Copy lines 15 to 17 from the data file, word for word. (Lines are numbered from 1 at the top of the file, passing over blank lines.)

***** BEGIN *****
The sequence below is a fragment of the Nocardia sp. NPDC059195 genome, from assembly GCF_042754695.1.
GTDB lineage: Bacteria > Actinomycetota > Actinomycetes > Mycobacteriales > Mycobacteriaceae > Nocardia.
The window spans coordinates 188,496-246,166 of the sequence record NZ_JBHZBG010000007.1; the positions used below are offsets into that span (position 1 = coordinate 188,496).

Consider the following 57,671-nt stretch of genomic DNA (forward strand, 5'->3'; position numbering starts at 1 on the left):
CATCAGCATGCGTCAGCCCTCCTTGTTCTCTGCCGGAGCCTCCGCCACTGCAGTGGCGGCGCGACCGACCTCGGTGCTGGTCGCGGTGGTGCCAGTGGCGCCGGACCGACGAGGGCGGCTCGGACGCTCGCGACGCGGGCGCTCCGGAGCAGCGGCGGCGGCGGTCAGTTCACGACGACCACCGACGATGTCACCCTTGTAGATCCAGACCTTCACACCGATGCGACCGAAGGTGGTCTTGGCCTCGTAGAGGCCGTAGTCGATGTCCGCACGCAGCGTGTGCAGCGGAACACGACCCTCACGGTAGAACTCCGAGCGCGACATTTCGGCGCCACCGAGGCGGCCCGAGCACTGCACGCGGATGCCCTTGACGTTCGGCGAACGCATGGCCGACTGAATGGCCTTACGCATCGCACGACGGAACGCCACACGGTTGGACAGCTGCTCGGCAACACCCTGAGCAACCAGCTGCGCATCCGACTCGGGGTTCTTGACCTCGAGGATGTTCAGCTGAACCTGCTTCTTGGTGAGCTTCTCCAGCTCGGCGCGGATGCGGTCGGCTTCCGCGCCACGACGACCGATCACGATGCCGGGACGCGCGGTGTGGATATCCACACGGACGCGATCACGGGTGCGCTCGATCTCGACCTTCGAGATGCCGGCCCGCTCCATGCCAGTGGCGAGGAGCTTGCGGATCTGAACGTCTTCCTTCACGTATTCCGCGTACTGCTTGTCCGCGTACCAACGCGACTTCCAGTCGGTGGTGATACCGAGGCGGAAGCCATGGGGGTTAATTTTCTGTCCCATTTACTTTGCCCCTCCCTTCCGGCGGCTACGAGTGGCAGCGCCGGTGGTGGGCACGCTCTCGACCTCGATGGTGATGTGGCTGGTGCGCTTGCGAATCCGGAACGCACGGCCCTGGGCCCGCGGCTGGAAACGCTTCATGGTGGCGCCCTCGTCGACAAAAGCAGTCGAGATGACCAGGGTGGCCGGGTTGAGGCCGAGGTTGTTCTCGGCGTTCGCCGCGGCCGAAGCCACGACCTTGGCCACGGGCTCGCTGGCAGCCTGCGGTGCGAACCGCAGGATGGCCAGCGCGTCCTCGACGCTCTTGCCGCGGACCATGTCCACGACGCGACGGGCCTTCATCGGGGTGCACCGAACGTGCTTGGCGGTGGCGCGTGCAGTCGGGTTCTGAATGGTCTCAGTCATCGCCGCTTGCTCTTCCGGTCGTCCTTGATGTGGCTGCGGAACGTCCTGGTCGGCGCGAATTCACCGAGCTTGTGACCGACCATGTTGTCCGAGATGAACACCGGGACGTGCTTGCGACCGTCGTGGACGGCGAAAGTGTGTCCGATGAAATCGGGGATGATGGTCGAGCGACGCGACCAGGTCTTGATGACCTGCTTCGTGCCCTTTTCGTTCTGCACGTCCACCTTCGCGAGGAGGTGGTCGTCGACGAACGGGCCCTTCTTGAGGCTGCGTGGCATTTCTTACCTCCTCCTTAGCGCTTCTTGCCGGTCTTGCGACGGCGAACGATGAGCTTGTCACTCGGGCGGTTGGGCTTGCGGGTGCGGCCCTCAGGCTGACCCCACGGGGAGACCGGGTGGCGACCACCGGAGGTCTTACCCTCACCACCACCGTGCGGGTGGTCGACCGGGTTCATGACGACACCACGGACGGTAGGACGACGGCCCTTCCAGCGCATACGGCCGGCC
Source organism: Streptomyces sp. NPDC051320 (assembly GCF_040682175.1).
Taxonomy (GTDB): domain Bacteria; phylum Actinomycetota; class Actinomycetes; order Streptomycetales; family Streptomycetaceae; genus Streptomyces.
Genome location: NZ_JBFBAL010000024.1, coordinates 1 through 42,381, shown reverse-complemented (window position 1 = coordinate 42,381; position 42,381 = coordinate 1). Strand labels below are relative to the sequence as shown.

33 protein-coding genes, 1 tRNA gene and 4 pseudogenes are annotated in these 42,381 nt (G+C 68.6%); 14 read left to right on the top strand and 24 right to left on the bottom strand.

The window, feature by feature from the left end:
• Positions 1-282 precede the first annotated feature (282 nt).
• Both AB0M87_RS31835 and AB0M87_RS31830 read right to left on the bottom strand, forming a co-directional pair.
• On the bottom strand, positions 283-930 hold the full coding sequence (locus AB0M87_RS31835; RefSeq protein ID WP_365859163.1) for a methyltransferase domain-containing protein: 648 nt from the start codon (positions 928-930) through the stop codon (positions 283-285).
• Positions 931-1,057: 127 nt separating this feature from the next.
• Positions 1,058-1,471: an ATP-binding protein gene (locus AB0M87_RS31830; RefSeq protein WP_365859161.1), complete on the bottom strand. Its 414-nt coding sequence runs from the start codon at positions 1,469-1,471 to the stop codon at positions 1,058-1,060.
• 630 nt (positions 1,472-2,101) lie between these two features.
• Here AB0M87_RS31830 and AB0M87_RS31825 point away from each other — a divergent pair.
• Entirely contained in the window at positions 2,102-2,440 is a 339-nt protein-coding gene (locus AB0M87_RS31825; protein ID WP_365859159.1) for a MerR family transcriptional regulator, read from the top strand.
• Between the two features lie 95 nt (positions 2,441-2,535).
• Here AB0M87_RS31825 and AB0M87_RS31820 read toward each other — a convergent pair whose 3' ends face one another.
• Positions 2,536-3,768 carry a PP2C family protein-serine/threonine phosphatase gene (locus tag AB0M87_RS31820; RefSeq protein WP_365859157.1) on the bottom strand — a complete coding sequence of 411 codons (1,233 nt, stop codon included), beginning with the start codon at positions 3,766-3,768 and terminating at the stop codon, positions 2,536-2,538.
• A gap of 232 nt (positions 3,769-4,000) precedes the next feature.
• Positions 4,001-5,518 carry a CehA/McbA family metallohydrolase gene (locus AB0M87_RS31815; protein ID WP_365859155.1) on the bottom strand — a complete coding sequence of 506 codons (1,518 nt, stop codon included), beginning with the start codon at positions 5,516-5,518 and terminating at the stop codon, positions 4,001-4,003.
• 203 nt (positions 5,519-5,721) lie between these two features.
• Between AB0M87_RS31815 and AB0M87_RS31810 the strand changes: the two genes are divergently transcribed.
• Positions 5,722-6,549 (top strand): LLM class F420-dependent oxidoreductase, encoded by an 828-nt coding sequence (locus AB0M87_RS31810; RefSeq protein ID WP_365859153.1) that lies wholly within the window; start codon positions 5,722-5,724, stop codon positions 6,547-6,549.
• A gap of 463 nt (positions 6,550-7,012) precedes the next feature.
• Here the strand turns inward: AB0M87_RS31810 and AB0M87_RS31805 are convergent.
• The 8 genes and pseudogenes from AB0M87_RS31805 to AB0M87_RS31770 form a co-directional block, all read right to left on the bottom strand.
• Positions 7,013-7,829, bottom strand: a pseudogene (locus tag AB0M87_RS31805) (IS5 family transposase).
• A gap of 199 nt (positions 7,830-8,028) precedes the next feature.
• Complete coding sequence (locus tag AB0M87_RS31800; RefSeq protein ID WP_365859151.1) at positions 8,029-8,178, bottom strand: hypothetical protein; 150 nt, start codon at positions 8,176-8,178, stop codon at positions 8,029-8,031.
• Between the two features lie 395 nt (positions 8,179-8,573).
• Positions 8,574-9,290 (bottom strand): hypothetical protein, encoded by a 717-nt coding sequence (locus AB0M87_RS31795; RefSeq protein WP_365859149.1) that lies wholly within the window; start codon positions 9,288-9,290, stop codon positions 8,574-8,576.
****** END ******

• Positions 1,058-1,471: an ATP-binding protein gene (locus AB0M87_RS31830; RefSeq protein WP_365859161.1), complete on the bottom strand. Its 414-nt coding sequence runs from the start codon at positions 1,469-1,471 to the stop codon at positions 1,058-1,060.
• 630 nt (positions 1,472-2,101) lie between these two features.
• Here AB0M87_RS31830 and AB0M87_RS31825 point away from each other — a divergent pair.